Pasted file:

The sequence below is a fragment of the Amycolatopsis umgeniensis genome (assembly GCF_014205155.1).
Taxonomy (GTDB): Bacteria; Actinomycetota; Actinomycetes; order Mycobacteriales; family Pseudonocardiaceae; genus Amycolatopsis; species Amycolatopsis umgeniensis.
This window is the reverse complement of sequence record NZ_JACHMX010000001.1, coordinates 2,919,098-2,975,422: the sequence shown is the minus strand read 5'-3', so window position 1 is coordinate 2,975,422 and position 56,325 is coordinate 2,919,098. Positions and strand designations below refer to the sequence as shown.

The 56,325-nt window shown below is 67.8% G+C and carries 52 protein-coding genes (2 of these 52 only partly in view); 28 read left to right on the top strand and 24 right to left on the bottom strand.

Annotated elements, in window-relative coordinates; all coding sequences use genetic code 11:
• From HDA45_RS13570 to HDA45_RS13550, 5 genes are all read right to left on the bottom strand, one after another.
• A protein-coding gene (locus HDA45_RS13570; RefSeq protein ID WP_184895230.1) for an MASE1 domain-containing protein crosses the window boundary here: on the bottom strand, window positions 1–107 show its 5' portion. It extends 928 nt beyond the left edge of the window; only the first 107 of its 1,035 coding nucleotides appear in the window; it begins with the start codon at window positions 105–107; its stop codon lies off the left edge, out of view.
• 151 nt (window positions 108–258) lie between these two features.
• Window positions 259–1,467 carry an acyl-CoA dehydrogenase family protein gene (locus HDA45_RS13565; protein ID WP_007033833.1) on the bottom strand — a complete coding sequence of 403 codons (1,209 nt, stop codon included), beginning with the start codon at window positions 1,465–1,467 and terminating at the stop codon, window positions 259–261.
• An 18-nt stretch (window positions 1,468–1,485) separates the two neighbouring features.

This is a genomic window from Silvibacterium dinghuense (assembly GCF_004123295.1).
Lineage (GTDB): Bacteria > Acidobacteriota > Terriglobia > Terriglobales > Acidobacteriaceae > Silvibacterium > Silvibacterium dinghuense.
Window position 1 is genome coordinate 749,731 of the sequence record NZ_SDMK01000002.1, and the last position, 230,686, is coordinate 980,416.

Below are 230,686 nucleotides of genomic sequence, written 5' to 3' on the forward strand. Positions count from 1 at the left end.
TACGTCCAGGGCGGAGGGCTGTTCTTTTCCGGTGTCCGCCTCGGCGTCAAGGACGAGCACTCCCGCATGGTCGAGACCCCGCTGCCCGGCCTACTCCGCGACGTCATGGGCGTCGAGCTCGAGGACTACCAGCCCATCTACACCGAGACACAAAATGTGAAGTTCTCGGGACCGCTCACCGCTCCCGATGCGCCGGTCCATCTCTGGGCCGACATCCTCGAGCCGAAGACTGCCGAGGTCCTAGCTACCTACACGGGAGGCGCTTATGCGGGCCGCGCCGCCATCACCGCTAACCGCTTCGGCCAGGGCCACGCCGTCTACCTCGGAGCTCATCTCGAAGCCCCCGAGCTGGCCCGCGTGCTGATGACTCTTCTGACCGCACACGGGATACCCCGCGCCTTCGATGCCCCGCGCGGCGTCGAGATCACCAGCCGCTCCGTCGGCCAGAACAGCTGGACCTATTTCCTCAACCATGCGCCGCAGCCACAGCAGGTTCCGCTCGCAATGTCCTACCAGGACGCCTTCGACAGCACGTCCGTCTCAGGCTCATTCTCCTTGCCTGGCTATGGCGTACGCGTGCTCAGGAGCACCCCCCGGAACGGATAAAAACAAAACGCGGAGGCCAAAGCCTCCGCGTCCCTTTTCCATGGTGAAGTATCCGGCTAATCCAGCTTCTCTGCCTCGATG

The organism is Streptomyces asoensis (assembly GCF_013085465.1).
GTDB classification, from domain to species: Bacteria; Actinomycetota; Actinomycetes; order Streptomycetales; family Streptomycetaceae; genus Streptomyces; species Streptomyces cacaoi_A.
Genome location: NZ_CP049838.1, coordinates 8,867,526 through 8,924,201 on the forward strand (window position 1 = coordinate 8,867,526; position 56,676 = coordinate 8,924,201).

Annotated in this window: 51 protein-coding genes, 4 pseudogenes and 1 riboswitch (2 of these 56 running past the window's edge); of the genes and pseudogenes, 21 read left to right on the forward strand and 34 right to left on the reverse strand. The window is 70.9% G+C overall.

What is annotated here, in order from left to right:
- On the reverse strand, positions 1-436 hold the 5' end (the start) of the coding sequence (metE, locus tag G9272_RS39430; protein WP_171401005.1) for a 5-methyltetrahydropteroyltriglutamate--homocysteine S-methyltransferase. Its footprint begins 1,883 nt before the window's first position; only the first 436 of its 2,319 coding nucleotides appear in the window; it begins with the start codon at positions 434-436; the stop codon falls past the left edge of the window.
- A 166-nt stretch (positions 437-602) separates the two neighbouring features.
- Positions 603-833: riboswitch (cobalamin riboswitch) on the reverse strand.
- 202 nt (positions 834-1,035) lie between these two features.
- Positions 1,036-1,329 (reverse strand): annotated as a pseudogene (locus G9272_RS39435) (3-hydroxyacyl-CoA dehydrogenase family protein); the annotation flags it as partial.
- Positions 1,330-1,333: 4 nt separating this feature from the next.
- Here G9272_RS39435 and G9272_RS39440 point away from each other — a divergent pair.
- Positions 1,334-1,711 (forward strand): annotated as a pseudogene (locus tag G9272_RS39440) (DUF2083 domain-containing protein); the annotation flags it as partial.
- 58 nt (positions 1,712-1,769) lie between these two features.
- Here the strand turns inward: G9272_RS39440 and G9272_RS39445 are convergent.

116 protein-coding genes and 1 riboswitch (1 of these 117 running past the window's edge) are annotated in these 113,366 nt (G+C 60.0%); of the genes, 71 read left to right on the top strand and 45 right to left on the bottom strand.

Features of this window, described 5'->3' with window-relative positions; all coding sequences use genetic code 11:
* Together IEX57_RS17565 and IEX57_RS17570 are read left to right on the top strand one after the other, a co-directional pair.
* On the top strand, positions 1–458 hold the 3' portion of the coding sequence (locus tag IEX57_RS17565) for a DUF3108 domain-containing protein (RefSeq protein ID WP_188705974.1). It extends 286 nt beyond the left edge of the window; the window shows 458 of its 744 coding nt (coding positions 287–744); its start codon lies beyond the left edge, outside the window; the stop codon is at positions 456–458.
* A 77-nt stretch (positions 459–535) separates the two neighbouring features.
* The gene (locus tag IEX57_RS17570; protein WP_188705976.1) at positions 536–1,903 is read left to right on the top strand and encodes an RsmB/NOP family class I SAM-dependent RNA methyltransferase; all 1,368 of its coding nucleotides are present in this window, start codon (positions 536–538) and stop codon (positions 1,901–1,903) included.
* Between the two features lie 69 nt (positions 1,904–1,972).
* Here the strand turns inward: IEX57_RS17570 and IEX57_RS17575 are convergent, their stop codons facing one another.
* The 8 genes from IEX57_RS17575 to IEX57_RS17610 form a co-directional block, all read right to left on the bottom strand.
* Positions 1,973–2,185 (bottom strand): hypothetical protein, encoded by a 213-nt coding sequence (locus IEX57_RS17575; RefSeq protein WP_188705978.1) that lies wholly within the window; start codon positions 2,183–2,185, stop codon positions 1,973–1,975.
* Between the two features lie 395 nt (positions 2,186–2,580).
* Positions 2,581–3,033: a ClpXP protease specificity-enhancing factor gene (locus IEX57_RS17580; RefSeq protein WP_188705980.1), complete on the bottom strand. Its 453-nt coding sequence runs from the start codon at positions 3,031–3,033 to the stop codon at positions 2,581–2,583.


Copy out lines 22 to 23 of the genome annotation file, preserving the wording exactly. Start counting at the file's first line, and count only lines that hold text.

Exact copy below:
- A 166-nt stretch (positions 437-602) separates the two neighbouring features.
- Positions 603-833: riboswitch (cobalamin riboswitch) on the reverse strand.